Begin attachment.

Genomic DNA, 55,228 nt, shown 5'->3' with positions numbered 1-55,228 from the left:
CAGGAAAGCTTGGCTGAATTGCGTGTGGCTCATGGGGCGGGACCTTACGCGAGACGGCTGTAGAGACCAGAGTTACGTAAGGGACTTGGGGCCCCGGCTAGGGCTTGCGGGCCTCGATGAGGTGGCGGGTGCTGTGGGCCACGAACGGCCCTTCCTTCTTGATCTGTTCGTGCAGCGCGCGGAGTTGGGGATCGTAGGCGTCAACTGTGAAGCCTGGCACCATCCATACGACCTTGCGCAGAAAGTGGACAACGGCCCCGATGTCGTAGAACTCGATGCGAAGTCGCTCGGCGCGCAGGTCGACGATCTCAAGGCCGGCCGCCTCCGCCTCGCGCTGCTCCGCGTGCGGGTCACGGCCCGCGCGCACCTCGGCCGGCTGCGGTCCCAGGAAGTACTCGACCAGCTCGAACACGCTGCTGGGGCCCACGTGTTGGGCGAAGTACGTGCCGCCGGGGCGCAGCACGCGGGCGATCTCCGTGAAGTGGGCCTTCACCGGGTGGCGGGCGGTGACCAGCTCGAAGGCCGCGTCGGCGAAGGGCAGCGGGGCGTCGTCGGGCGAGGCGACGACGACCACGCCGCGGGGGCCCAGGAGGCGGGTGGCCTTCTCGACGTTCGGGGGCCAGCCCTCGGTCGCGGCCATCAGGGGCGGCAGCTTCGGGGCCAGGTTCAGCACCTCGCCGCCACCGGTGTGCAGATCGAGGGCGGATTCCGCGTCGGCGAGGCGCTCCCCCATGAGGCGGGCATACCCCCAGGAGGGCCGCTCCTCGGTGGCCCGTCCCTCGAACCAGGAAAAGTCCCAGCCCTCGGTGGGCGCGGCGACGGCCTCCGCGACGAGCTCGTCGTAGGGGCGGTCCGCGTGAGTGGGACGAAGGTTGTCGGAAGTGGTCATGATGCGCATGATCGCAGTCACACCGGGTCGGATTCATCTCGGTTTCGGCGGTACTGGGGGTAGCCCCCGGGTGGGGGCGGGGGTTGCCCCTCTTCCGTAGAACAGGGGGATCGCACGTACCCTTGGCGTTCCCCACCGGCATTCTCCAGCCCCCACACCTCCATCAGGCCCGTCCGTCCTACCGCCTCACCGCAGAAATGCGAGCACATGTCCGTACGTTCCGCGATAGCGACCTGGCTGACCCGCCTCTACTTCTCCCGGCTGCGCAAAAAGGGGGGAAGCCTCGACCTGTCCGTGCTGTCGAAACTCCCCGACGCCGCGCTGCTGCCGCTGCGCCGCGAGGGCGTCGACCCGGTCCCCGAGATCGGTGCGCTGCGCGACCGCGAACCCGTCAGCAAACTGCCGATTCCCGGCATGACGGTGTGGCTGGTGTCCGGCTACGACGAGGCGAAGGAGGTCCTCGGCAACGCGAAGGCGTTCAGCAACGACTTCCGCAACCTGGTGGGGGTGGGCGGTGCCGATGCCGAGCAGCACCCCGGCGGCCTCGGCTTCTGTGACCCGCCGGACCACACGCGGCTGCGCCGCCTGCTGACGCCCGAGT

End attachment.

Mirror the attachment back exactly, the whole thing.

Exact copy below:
Genomic DNA, 55,228 nt, shown 5'->3' with positions numbered 1-55,228 from the left:
CAGGAAAGCTTGGCTGAATTGCGTGTGGCTCATGGGGCGGGACCTTACGCGAGACGGCTGTAGAGACCAGAGTTACGTAAGGGACTTGGGGCCCCGGCTAGGGCTTGCGGGCCTCGATGAGGTGGCGGGTGCTGTGGGCCACGAACGGCCCTTCCTTCTTGATCTGTTCGTGCAGCGCGCGGAGTTGGGGATCGTAGGCGTCAACTGTGAAGCCTGGCACCATCCATACGACCTTGCGCAGAAAGTGGACAACGGCCCCGATGTCGTAGAACTCGATGCGAAGTCGCTCGGCGCGCAGGTCGACGATCTCAAGGCCGGCCGCCTCCGCCTCGCGCTGCTCCGCGTGCGGGTCACGGCCCGCGCGCACCTCGGCCGGCTGCGGTCCCAGGAAGTACTCGACCAGCTCGAACACGCTGCTGGGGCCCACGTGTTGGGCGAAGTACGTGCCGCCGGGGCGCAGCACGCGGGCGATCTCCGTGAAGTGGGCCTTCACCGGGTGGCGGGCGGTGACCAGCTCGAAGGCCGCGTCGGCGAAGGGCAGCGGGGCGTCGTCGGGCGAGGCGACGACGACCACGCCGCGGGGGCCCAGGAGGCGGGTGGCCTTCTCGACGTTCGGGGGCCAGCCCTCGGTCGCGGCCATCAGGGGCGGCAGCTTCGGGGCCAGGTTCAGCACCTCGCCGCCACCGGTGTGCAGATCGAGGGCGGATTCCGCGTCGGCGAGGCGCTCCCCCATGAGGCGGGCATACCCCCAGGAGGGCCGCTCCTCGGTGGCCCGTCCCTCGAACCAGGAAAAGTCCCAGCCCTCGGTGGGCGCGGCGACGGCCTCCGCGACGAGCTCGTCGTAGGGGCGGTCCGCGTGAGTGGGACGAAGGTTGTCGGAAGTGGTCATGATGCGCATGATCGCAGTCACACCGGGTCGGATTCATCTCGGTTTCGGCGGTACTGGGGGTAGCCCCCGGGTGGGGGCGGGGGTTGCCCCTCTTCCGTAGAACAGGGGGATCGCACGTACCCTTGGCGTTCCCCACCGGCATTCTCCAGCCCCCACACCTCCATCAGGCCCGTCCGTCCTACCGCCTCACCGCAGAAATGCGAGCACATGTCCGTACGTTCCGCGATAGCGACCTGGCTGACCCGCCTCTACTTCTCCCGGCTGCGCAAAAAGGGGGGAAGCCTCGACCTGTCCGTGCTGTCGAAACTCCCCGACGCCGCGCTGCTGCCGCTGCGCCGCGAGGGCGTCGACCCGGTCCCCGAGATCGGTGCGCTGCGCGACCGCGAACCCGTCAGCAAACTGCCGATTCCCGGCATGACGGTGTGGCTGGTGTCCGGCTACGACGAGGCGAAGGAGGTCCTCGGCAACGCGAAGGCGTTCAGCAACGACTTCCGCAACCTGGTGGGGGTGGGCGGTGCCGATGCCGAGCAGCACCCCGGCGGCCTCGGCTTCTGTGACCCGCCGGACCACACGCGGCTGCGCCGCCTGCTGACGCCCGAGT